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After the Second World War, countries across occupied Europe were faced with the challenge of restoring political stability at home and peace abroad. Although extremist sentiment had not disappeared, moderate elites resolved to choke it off at the source by building robust bureaucratic parties that could incorporate the masses. Christian democratic parties on the right and moderate social democratic parties on the left took power all across the continent, ushering in an unprecedent period of stability. Yet with the economic stagnation of the 1970s, this consensus began to unravel, giving rise to the emergence of populist alternatives. This chapter departs from existing explanations for this turnaround. It shows that the populist strategy was always most effective in the patronage-based party systems of southern Europe. In northwest Europe, in contrast, bureaucratic parties have adapted, substituting professionalized service provision for mass membership and participation.
Science can only tell us a part of what we need to know about the risks of climate change. We also need to make judgements about politics, technology, and international security. To tell truth to power, we need to bring these fields of knowledge together.
In the economy as in ecosystems, one tipping point can lead on to another. Creating cascades of change throughout the global economy is perhaps the only imaginable way we could make the transition to zero emissions at the pace required. This should be the focus of climate change diplomacy throughout this decade. If enough of the world joins in, we might just have a chance.
While technological progress played a central role in the British Industrial Revolution, statistical evidence on how inventors and entrepreneurs engaged in the process of technological innovation has typically received minor attention. In this paper I use quantitative methods to show that counties with a relatively high number of informal networks −in the form of Freemasonry, friendly societies, libraries, and booksellers− experienced more innovation as measured by new patents and exhibits at the 1851 Crystal Palace World’s Fair. Qualitative evidence and propensity score matching suggest that the mechanisms highlighted here were an important part of British technological leadership. Economic factors cannot account for these patterns.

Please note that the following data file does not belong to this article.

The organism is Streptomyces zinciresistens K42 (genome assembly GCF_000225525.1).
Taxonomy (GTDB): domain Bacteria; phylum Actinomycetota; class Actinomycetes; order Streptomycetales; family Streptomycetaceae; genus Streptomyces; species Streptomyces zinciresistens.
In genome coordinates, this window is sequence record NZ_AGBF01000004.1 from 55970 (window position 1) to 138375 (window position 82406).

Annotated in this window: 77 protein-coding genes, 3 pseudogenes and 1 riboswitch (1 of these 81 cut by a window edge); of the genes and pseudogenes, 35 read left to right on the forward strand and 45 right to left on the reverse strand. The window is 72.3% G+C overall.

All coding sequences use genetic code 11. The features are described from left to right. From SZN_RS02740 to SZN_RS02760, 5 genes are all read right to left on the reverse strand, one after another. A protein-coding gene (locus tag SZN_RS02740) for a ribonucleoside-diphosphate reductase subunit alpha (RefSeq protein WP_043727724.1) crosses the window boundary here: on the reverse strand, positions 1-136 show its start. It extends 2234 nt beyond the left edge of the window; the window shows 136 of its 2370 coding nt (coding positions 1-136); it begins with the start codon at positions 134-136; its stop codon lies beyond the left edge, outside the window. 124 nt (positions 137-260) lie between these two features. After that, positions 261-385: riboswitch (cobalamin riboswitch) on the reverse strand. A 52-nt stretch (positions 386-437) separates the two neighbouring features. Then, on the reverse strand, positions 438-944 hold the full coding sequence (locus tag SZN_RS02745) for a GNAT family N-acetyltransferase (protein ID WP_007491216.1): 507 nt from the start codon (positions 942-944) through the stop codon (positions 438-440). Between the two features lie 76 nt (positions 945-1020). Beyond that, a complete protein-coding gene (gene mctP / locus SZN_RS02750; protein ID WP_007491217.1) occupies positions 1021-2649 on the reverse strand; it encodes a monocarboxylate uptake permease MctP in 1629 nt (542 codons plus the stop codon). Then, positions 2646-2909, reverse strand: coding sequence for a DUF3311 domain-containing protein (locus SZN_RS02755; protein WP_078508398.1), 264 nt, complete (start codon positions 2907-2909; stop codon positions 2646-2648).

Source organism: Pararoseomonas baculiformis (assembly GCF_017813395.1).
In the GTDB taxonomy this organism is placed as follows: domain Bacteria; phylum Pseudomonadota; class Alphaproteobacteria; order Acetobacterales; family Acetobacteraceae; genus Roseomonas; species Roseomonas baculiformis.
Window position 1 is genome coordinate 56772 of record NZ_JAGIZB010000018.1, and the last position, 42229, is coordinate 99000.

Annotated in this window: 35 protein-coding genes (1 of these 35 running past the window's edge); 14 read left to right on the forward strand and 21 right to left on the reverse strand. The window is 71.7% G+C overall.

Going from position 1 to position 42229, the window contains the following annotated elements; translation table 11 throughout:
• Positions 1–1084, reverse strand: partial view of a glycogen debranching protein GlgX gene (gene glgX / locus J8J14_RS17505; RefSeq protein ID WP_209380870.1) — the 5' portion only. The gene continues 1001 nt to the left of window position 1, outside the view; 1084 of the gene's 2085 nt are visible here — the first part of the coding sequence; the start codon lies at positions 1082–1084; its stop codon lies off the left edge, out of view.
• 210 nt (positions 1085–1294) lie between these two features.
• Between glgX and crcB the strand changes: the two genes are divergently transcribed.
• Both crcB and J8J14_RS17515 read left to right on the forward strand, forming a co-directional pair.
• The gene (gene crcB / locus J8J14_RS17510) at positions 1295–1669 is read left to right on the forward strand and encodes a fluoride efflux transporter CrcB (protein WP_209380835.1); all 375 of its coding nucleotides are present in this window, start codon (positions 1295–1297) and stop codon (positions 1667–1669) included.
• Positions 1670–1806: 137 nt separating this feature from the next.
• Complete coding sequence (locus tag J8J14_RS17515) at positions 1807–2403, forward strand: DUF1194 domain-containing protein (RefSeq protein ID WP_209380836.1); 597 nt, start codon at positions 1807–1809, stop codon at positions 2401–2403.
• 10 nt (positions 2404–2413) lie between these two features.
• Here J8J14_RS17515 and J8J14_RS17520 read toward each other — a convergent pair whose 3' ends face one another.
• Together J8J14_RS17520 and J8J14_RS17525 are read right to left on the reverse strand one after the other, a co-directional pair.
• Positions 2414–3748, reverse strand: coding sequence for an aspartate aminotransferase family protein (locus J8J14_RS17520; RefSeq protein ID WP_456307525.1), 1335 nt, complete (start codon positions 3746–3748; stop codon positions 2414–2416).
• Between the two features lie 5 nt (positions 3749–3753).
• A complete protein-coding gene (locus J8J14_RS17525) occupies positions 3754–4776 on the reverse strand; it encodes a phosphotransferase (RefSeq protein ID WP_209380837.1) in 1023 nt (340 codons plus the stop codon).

The inherent paradox of Egyptology is that the objective of its study – people living in Egypt in Pharaonic times – are never the direct object of its studies. Egyptology, as well as archaeology in general, approach ancient lives through material (and sometimes immaterial) remains. This Element explores how, through the interplay of things and people – of non-human actants and human actors – Pharaonic material culture is shaped. In turn, it asks how, through this interplay, Pharaonic culture as an epistemic entity is created: an epistemic entity which conserves and transmits even the lives and deaths of ancient people. Drawing upon aspects of Actor Network Theory, this Element introduces an approach to see technique as the interaction of people and things, and technology as the reflection of these networks of entanglement.
This study replicates the research conducted by Pérez-Paredes, Ordoñana Guillamón and Aguado Jiménez (2018) on language teachers’ perceptions on the use of OER language processing technologies in mobile-assisted language learning. It expands the initial research study by adding Polish, Portuguese, and Turkish educational contexts, surveying 239 English as a foreign language teachers in these three countries. The main findings indicate that there are several differences among the three countries, including institutional support regarding the use of mobile devices and the training provided to the teachers. Based on the data collected in these countries, it was found that mobile devices are mainly used for teaching and learning on online platforms. Smartphones were one of the most used devices in English language teaching, while computer labs at schools seem to have lost their popularity. Regarding the technologies available, the results of the study reveal that the participants are most familiar with online dictionaries, spell checkers, and online collocation dictionaries, and the participants’ qualifications are linked to certain differences in familiarity and use of technologies in the classroom. Variables such as gender, age, and years of experience do not show any difference in the familiarity or frequency of use of those technologies. The main findings of the study point out the importance of institutional support and training regarding the use of mobile devices and open educational resources, which are no longer a choice but a necessity in education.